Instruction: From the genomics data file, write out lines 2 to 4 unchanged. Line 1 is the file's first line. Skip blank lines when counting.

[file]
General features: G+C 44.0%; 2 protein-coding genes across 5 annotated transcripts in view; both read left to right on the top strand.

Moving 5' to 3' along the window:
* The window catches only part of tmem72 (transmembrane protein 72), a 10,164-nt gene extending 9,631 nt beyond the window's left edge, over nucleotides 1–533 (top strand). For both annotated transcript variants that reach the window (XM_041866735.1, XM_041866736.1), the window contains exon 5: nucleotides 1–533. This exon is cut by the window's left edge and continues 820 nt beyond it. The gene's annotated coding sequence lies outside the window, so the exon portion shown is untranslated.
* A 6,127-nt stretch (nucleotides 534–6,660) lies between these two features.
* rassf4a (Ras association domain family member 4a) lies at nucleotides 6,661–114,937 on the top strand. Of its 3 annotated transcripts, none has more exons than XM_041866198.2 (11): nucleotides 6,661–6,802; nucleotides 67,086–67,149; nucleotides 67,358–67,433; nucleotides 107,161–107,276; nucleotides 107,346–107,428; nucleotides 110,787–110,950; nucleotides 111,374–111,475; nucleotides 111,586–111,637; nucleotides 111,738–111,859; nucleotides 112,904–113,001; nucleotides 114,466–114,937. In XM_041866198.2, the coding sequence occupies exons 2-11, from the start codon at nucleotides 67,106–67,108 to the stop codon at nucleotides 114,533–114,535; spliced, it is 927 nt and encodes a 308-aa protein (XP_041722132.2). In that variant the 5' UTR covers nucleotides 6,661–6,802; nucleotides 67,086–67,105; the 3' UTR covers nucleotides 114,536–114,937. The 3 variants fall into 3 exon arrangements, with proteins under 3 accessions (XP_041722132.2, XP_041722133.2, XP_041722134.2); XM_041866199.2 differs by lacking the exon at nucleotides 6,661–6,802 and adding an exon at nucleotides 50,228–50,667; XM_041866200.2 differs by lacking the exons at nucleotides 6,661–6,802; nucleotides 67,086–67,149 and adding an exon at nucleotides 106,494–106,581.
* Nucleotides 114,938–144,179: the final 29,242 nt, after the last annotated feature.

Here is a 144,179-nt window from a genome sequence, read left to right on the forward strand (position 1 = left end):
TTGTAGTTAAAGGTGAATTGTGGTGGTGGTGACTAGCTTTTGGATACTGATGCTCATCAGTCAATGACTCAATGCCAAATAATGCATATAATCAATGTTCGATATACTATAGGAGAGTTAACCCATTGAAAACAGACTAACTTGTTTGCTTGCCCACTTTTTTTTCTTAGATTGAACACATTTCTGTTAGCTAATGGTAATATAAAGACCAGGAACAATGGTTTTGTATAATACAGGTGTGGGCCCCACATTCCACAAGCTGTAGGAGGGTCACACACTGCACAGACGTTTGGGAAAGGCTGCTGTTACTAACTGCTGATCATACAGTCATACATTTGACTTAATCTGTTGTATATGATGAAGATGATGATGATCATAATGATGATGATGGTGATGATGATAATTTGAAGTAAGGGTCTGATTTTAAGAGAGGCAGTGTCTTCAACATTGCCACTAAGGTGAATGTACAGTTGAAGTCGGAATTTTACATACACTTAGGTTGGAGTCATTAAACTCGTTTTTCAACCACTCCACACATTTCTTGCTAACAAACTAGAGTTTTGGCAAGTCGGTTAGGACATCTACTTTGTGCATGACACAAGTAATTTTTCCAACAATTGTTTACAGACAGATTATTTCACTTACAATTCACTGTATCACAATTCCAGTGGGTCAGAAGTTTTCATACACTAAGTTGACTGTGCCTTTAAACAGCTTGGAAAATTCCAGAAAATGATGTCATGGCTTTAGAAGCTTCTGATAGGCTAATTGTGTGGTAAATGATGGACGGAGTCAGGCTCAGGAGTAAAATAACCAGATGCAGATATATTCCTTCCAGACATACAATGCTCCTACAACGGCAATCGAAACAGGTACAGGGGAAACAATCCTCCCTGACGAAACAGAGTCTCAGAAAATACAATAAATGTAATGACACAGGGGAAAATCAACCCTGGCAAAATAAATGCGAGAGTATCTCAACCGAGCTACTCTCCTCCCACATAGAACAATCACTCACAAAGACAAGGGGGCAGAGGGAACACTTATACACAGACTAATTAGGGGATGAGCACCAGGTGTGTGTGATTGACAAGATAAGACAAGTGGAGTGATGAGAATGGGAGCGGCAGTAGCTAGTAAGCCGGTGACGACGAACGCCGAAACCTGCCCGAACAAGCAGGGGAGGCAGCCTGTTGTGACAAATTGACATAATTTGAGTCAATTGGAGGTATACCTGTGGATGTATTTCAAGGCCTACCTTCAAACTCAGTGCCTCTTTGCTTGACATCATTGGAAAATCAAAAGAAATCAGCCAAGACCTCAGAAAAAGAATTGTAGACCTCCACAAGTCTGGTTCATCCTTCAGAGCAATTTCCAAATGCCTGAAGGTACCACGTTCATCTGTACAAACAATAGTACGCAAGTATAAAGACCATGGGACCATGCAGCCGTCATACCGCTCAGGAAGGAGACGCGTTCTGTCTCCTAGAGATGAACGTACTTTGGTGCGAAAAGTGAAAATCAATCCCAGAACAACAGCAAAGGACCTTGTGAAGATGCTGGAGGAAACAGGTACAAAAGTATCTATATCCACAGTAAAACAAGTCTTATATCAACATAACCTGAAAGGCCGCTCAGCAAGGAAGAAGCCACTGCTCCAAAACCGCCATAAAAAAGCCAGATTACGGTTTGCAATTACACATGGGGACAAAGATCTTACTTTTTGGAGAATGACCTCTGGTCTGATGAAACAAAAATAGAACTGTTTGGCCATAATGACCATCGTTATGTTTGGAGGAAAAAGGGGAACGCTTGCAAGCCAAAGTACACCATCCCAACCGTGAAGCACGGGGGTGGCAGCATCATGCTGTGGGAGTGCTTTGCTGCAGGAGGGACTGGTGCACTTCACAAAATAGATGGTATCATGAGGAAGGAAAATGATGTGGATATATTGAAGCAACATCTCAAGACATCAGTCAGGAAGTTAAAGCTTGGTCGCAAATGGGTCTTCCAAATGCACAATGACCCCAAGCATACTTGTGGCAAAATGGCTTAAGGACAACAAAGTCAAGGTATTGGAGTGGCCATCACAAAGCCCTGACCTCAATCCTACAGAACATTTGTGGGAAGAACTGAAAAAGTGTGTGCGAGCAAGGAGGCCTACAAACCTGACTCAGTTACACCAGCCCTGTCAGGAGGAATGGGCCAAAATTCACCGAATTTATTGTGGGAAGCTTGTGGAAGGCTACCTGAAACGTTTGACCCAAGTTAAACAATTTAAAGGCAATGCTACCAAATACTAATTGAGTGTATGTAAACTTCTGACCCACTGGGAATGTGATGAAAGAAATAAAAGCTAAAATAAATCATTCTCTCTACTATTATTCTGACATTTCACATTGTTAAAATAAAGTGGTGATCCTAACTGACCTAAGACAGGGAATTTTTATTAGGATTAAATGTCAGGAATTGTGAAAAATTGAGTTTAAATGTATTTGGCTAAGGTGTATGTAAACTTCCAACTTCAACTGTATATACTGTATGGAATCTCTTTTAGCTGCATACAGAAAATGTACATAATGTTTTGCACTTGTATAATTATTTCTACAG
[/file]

Moving 5' to 3' along the window:
* The window catches only part of tmem72 (transmembrane protein 72), a 10,164-nt gene extending 9,631 nt beyond the window's left edge, over nucleotides 1–533 (top strand). For both annotated transcript variants that reach the window (XM_041866735.1, XM_041866736.1), the window contains exon 5: nucleotides 1–533. This exon is cut by the window's left edge and continues 820 nt beyond it. The gene's annotated coding sequence lies outside the window, so the exon portion shown is untranslated.
* A 6,127-nt stretch (nucleotides 534–6,660) lies between these two features.